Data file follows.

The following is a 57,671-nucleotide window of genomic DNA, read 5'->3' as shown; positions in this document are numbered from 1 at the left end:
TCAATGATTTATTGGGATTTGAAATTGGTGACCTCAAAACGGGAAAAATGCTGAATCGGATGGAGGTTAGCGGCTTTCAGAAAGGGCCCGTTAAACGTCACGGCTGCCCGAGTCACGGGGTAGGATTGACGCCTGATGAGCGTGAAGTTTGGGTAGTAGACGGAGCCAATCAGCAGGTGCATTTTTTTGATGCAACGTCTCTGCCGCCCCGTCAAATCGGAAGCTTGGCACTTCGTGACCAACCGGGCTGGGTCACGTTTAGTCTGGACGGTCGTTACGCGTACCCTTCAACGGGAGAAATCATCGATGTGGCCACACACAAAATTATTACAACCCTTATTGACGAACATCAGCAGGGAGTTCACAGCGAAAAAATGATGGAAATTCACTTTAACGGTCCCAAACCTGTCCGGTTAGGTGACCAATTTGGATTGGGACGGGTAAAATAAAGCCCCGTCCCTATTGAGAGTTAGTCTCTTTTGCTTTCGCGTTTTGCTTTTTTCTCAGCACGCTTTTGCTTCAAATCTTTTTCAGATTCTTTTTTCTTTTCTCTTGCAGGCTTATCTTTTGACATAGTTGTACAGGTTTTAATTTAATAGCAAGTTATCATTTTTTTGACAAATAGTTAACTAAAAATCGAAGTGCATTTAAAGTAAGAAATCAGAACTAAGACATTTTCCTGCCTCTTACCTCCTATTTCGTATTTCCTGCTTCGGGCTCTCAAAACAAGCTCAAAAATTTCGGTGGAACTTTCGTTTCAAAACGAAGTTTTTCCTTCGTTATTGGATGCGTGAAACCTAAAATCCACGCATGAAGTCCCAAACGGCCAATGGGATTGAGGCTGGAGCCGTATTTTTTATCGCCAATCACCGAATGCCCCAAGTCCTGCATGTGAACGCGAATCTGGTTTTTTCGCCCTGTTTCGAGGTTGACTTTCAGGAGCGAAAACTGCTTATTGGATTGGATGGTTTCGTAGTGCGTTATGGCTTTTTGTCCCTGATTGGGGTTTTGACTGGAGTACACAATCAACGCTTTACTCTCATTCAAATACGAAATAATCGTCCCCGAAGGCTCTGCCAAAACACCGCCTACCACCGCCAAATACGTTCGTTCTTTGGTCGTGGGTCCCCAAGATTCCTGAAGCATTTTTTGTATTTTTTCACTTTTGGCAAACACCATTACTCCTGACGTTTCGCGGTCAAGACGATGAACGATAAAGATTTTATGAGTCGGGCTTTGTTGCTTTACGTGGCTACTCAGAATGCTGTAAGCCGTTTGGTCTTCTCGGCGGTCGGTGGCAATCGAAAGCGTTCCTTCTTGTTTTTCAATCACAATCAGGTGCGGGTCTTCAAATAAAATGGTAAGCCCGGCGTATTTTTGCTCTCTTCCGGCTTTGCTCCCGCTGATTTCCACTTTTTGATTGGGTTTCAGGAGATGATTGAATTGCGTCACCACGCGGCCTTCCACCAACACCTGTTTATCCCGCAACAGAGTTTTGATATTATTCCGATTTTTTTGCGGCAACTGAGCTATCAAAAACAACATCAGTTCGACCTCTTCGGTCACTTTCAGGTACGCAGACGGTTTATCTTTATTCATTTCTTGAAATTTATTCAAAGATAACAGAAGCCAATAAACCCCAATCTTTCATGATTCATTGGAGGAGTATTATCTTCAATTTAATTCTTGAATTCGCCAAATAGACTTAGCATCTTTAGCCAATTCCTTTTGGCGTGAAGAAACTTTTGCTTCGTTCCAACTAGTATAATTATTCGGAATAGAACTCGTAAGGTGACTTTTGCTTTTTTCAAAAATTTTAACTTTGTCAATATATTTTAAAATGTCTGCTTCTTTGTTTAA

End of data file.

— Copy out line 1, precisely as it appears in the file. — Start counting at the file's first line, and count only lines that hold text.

The following is a 57,671-nucleotide window of genomic DNA, read 5'->3' as shown; positions in this document are numbered from 1 at the left end: